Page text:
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Abdominal Aortic Aneurysms (AAA)

What is an Abdominal Aortic Aneurysm (AAA)? An abdominal aortic aneurysm (AAA) is a weakened, bulging area in the aorta, the largest blood vessel in your abdomen. The aorta carries blood from your heart to the rest of your body. When an AAA occurs, it can pose a serious health risk if left untreated.

How do AAAs Develop? AAAs typically develop slowly over time, often without noticeable symptoms. The wall of the aorta weakens and begins to balloon out, increasing the risk of rupture.


The exact cause is not always clear, but several factors can contribute:

Risk Factors for AAAs:

  1. Age: The risk of AAA increases with age, particularly in people over 65.

  2. Gender: Men are more likely than women to develop AAAs.

  3. Tobacco Use: Smoking is a significant risk factor for AAA development and growth.

  4. Family History: If close relatives have had AAAs, you may be at higher risk.

  5. High Blood Pressure: Hypertension can increase the risk of an AAA.

  6. Atherosclerosis: Hardening of the arteries can weaken the aortic wall.

  7. Other Cardiovascular Conditions: Conditions like coronary artery disease can increase AAA risk.


Medical Treatment:

Monitoring and controlling risk factors is crucial for managing AAA. Y

our doctor may recommend:

  • Regular check-ups to monitor the size and growth of the aneurysm.

  • Blood pressure management.

  • Lifestyle changes, such as quitting smoking and adopting a heart-healthy diet.

  • Medications to control blood pressure and cholesterol.


Surgical and Endovascular Treatments:

If the AAA reaches a certain size (generally >55mm) or poses a high risk of rupture (due to symptoms, or shape), your doctor may recommend one of the following procedures:

  1. Open Surgical Repair: Involves replacing the weakened aorta with a synthetic graft. This procedure requires a large abdominal incision and general anesthesia.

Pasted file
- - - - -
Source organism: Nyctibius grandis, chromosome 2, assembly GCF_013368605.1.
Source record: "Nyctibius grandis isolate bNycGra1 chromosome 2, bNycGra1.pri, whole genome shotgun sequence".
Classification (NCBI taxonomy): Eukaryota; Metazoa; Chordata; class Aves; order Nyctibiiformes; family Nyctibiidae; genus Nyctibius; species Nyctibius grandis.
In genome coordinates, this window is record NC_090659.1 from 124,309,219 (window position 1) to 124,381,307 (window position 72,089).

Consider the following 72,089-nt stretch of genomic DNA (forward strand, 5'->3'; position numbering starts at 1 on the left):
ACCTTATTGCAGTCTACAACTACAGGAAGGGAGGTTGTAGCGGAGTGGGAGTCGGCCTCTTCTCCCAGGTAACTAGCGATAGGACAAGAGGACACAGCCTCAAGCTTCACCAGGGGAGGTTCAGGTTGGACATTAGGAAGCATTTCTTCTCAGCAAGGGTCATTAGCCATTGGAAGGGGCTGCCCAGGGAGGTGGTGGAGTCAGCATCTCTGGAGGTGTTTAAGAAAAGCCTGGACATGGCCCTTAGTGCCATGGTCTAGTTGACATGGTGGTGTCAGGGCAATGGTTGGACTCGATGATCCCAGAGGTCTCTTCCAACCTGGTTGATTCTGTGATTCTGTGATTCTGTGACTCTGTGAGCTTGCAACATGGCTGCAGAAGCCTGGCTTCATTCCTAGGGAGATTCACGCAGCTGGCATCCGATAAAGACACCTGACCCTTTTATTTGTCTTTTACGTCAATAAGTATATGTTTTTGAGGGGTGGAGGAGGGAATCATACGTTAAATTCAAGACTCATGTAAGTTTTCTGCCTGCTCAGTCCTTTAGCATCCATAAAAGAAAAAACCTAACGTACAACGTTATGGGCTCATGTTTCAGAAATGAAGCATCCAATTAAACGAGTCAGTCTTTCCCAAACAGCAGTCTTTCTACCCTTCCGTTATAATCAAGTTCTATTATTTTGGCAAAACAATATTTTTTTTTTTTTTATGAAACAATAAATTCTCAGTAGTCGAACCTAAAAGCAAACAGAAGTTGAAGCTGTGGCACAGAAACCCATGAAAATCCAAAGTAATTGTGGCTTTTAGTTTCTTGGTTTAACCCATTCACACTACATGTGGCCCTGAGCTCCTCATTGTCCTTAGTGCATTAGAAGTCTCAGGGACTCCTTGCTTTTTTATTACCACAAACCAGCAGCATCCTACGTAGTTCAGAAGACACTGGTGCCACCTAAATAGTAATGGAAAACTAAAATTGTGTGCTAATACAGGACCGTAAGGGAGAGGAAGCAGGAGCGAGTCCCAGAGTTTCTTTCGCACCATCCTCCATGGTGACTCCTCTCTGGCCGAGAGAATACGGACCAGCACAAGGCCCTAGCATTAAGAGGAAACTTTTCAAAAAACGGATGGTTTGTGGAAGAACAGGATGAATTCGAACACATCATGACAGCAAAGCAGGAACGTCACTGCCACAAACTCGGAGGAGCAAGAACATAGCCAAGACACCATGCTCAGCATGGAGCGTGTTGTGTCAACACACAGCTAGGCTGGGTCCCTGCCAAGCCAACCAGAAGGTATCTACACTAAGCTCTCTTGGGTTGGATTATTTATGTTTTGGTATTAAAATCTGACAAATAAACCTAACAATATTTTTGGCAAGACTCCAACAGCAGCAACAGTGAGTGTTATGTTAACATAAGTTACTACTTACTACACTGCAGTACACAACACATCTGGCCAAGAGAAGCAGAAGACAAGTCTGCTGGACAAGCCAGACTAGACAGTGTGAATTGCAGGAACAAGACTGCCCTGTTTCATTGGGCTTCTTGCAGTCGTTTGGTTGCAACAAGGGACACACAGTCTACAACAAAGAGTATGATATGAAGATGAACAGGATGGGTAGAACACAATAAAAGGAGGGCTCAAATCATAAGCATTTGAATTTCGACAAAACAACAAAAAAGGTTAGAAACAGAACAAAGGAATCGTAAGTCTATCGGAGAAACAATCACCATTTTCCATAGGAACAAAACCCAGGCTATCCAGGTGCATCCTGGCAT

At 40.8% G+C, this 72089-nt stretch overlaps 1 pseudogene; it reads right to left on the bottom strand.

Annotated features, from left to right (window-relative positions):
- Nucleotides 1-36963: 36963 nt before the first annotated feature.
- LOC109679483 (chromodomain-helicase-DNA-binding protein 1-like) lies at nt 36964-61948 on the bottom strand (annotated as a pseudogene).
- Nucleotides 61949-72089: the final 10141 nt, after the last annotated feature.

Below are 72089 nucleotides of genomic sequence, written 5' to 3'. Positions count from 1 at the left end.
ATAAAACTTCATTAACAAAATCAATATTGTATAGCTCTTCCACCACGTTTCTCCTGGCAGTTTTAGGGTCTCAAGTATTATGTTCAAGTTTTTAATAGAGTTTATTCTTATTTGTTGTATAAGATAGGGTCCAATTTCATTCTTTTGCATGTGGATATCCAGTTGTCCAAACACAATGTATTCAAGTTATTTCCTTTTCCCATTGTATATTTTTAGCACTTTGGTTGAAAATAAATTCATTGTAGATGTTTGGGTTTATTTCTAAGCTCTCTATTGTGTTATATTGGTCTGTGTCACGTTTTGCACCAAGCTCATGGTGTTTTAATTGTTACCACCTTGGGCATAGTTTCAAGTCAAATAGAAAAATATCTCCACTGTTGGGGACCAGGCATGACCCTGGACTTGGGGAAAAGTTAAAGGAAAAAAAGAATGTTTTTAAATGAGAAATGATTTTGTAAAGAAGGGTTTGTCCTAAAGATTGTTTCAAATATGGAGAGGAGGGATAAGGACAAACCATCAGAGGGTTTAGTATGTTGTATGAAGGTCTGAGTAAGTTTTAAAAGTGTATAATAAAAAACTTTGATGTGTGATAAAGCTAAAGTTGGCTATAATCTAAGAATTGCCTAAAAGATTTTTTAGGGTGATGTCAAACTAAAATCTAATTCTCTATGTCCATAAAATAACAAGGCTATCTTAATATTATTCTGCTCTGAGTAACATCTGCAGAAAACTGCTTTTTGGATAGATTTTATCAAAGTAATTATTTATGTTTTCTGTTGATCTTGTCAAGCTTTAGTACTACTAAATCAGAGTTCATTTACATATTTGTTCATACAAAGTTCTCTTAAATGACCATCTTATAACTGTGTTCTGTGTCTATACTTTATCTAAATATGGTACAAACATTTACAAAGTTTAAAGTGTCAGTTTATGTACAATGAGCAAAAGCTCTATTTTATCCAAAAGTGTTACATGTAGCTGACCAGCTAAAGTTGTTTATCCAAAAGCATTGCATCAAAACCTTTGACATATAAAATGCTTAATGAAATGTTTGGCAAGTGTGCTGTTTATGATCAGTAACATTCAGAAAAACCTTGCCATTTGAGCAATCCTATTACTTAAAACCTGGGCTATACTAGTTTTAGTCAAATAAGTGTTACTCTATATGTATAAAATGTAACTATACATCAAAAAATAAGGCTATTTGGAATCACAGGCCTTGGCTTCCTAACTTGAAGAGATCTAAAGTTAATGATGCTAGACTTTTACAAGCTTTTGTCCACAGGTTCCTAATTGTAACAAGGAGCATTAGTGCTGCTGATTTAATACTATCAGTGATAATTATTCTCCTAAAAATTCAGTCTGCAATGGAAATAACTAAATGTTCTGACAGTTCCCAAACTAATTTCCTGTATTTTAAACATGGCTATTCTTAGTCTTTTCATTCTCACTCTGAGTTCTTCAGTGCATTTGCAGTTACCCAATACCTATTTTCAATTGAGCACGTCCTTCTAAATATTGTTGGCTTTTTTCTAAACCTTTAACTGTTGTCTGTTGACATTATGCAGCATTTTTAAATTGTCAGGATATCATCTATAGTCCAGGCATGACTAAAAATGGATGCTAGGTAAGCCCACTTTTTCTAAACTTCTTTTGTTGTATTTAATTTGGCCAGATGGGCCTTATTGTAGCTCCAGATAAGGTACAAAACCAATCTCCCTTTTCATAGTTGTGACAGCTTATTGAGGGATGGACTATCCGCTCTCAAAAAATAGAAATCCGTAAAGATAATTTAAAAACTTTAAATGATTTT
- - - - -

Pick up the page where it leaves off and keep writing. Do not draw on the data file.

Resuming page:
2. Endovascular Aneurysm Repair (EVAR): A less invasive procedure where a stent-graft is placed inside the aneurysm through small incisions in the groin or other arteries. EVAR is suitable for some patients but not all, depending on the aneurysm's size, shape, and location.


Risks Associated with AAA Treatments:

Both surgical and endovascular treatments carry certain risks, although they are generally unlikely to occur, including:

  • Bleeding: During surgery, there is a risk of bleeding, which can sometimes be severe.

  • Infection: Infections can occur at the incision sites.

  • Blood Clots: Blood clots may develop in the legs or lungs after surgery.

  • Organ Damage: In rare cases, adjacent organs may be injured during surgery.

  • Endoleak: In EVAR, a complication where blood continues to flow into the aneurysm after stent placement.


Dr Simon Vun, FRACS will discuss the potential risks and benefits of treatment options with you, taking into account your specific situation.


Abdominal aortic aneurysms are a serious medical condition that requires careful monitoring and, in some cases, intervention. Understanding your risk factors and following your doctor's recommendations for managing AAA can help you maintain your health and well-being.


If you have any questions or concerns about AAA, don't hesitate to discuss them with your healthcare team.

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